It stands in corked liter liquor bottles in markets through west-Central and Northern Mexico, waiting to be taken home to sprinkle on tacos, tostadas or the lot of other snacks, or to dash into soup. It lasts indefinitely, unlike the uncooked vegetable-chile blends that also go on the table; it’s the closest you’ll get to Tabasco sauce—and it is a lot better.
- 1¼ ounces (about 50 to 60 mixed-size) dried chiles de arbol
- 1½ tablespoons sesame seeds
- 2 tablespoons shelled pumpkin seeds (pepitas)
- ¼ teaspoon cumin seeds (or a generous ¼ teaspoon ground)
- 4 large allspice berries (or about 1/8 teaspoon ground)
- 2 cloves (or a big pinch ground)
- 1 teaspoon dried oregano
- 1 scant teaspoon salt
- 2 large cloves garlic, peeled and roughly chopped
- ¾ cup cider vinegar
1. The chiles and seeds. Stem the chiles, then roll them between your thumb and fingers, pressing gently to loosen the seeds inside. Break in half, shake out as many seeds as possible, then place in a blender jar.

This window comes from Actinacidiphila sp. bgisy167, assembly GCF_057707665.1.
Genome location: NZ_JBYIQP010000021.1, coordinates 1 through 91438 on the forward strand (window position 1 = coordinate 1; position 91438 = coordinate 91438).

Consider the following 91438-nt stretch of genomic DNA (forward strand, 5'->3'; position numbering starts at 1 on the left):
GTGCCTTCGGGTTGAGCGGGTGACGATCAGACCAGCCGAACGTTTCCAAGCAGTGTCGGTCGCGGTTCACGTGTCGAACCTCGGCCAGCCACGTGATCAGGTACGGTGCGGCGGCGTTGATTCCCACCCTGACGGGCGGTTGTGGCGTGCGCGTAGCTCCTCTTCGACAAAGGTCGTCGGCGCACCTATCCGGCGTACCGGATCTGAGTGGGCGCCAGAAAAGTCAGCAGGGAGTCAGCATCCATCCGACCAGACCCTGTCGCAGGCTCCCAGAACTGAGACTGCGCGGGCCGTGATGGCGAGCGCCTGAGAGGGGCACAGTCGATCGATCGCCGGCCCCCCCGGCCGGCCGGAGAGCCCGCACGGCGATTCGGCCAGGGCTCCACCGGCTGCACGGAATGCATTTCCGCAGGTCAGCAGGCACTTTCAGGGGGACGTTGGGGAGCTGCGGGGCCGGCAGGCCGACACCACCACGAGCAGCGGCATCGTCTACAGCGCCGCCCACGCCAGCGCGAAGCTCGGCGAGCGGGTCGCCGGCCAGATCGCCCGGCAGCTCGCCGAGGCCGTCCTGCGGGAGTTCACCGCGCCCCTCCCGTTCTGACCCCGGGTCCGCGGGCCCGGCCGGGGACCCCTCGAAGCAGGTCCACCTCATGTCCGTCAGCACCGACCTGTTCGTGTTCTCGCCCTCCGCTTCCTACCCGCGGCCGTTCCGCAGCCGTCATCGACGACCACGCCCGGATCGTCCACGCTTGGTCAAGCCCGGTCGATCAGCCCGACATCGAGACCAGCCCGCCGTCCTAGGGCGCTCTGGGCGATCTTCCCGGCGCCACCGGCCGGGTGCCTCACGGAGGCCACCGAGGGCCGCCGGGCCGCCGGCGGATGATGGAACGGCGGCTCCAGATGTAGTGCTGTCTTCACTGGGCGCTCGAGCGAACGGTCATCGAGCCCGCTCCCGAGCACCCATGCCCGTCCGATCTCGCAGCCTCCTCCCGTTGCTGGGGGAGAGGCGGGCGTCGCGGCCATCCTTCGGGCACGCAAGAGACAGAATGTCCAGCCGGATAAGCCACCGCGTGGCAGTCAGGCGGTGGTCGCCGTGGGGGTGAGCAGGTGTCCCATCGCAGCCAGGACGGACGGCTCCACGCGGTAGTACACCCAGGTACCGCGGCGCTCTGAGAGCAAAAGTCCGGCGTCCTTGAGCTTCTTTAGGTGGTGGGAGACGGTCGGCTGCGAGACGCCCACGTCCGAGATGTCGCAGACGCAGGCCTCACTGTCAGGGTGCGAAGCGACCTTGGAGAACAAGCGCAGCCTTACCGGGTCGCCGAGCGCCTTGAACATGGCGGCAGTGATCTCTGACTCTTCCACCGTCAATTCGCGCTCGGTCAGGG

Heat an ungreased skillet over medium-low. Measure in the sesame seeds and stir for several minutes as they brown and pop; scoop into the blender jar. Add the pumpkinseeds to the skillet. When the first one pops, stir constantly for several minutes, until all are golden and have popped up into a round shape.
2. Blending the sauce. Pulverize the cumin, allspice and cloves in a mortar or spice grinder, then add to the blender jar along with the oregano, salt, garlic and vinegar. Blend for several minutes, until the mixture is orange-red and feels quite smooth when a drop is rubbed between your fingers.
3. Straining and ripening the sauce. Strain through a medium-mesh sieve, working the solids back and forth and pressing them firmly; there will be a fair amount of chile seeds, skins, sesame hulls and other debris to discard, but be careful that there is no liquid trapped within them.
Stir in ¾ cup water, then pour into a bottle, cover and let stand for 24 hours before serving.
Nutritional information is based on 28 servings.